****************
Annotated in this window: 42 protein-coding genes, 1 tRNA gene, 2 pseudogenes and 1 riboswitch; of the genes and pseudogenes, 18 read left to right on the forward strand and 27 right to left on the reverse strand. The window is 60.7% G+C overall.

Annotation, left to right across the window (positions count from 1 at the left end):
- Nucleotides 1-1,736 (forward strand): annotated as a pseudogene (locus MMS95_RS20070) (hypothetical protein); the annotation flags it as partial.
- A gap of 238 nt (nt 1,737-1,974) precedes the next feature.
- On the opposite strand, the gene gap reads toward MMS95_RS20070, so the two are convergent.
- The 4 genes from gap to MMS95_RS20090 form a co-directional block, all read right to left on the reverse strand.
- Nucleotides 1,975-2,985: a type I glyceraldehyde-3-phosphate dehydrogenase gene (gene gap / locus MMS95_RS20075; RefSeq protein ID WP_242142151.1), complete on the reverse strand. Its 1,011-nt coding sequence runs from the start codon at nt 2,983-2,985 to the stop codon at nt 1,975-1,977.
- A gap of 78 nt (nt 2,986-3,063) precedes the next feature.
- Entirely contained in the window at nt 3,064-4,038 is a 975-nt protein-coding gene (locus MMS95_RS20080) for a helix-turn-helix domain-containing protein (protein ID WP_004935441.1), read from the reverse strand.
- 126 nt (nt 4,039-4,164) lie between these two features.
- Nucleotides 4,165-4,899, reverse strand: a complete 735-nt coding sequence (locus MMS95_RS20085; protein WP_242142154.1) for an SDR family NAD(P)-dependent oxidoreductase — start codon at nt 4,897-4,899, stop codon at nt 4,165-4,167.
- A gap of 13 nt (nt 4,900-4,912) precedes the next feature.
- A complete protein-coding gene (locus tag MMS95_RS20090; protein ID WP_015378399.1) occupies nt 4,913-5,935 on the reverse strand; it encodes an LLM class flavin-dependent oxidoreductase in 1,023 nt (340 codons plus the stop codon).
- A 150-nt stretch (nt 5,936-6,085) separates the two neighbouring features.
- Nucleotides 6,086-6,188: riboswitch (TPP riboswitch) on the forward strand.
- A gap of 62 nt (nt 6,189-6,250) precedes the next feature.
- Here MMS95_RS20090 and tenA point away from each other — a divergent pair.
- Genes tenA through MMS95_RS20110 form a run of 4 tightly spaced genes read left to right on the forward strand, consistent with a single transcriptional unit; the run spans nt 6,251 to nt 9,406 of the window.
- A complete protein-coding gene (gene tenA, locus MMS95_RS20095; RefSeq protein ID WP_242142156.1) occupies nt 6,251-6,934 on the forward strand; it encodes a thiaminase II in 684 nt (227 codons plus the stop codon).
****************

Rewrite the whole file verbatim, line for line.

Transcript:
Annotated in this window: 42 protein-coding genes, 1 tRNA gene, 2 pseudogenes and 1 riboswitch; of the genes and pseudogenes, 18 read left to right on the forward strand and 27 right to left on the reverse strand. The window is 60.7% G+C overall.

Annotation, left to right across the window (positions count from 1 at the left end):
- Nucleotides 1-1,736 (forward strand): annotated as a pseudogene (locus MMS95_RS20070) (hypothetical protein); the annotation flags it as partial.
- A gap of 238 nt (nt 1,737-1,974) precedes the next feature.
- On the opposite strand, the gene gap reads toward MMS95_RS20070, so the two are convergent.
- The 4 genes from gap to MMS95_RS20090 form a co-directional block, all read right to left on the reverse strand.
- Nucleotides 1,975-2,985: a type I glyceraldehyde-3-phosphate dehydrogenase gene (gene gap / locus MMS95_RS20075; RefSeq protein ID WP_242142151.1), complete on the reverse strand. Its 1,011-nt coding sequence runs from the start codon at nt 2,983-2,985 to the stop codon at nt 1,975-1,977.
- A gap of 78 nt (nt 2,986-3,063) precedes the next feature.
- Entirely contained in the window at nt 3,064-4,038 is a 975-nt protein-coding gene (locus MMS95_RS20080) for a helix-turn-helix domain-containing protein (protein ID WP_004935441.1), read from the reverse strand.
- 126 nt (nt 4,039-4,164) lie between these two features.
- Nucleotides 4,165-4,899, reverse strand: a complete 735-nt coding sequence (locus MMS95_RS20085; protein WP_242142154.1) for an SDR family NAD(P)-dependent oxidoreductase — start codon at nt 4,897-4,899, stop codon at nt 4,165-4,167.
- A gap of 13 nt (nt 4,900-4,912) precedes the next feature.
- A complete protein-coding gene (locus tag MMS95_RS20090; protein ID WP_015378399.1) occupies nt 4,913-5,935 on the reverse strand; it encodes an LLM class flavin-dependent oxidoreductase in 1,023 nt (340 codons plus the stop codon).
- A 150-nt stretch (nt 5,936-6,085) separates the two neighbouring features.
- Nucleotides 6,086-6,188: riboswitch (TPP riboswitch) on the forward strand.
- A gap of 62 nt (nt 6,189-6,250) precedes the next feature.
- Here MMS95_RS20090 and tenA point away from each other — a divergent pair.
- Genes tenA through MMS95_RS20110 form a run of 4 tightly spaced genes read left to right on the forward strand, consistent with a single transcriptional unit; the run spans nt 6,251 to nt 9,406 of the window.
- A complete protein-coding gene (gene tenA, locus MMS95_RS20095; RefSeq protein ID WP_242142156.1) occupies nt 6,251-6,934 on the forward strand; it encodes a thiaminase II in 684 nt (227 codons plus the stop codon).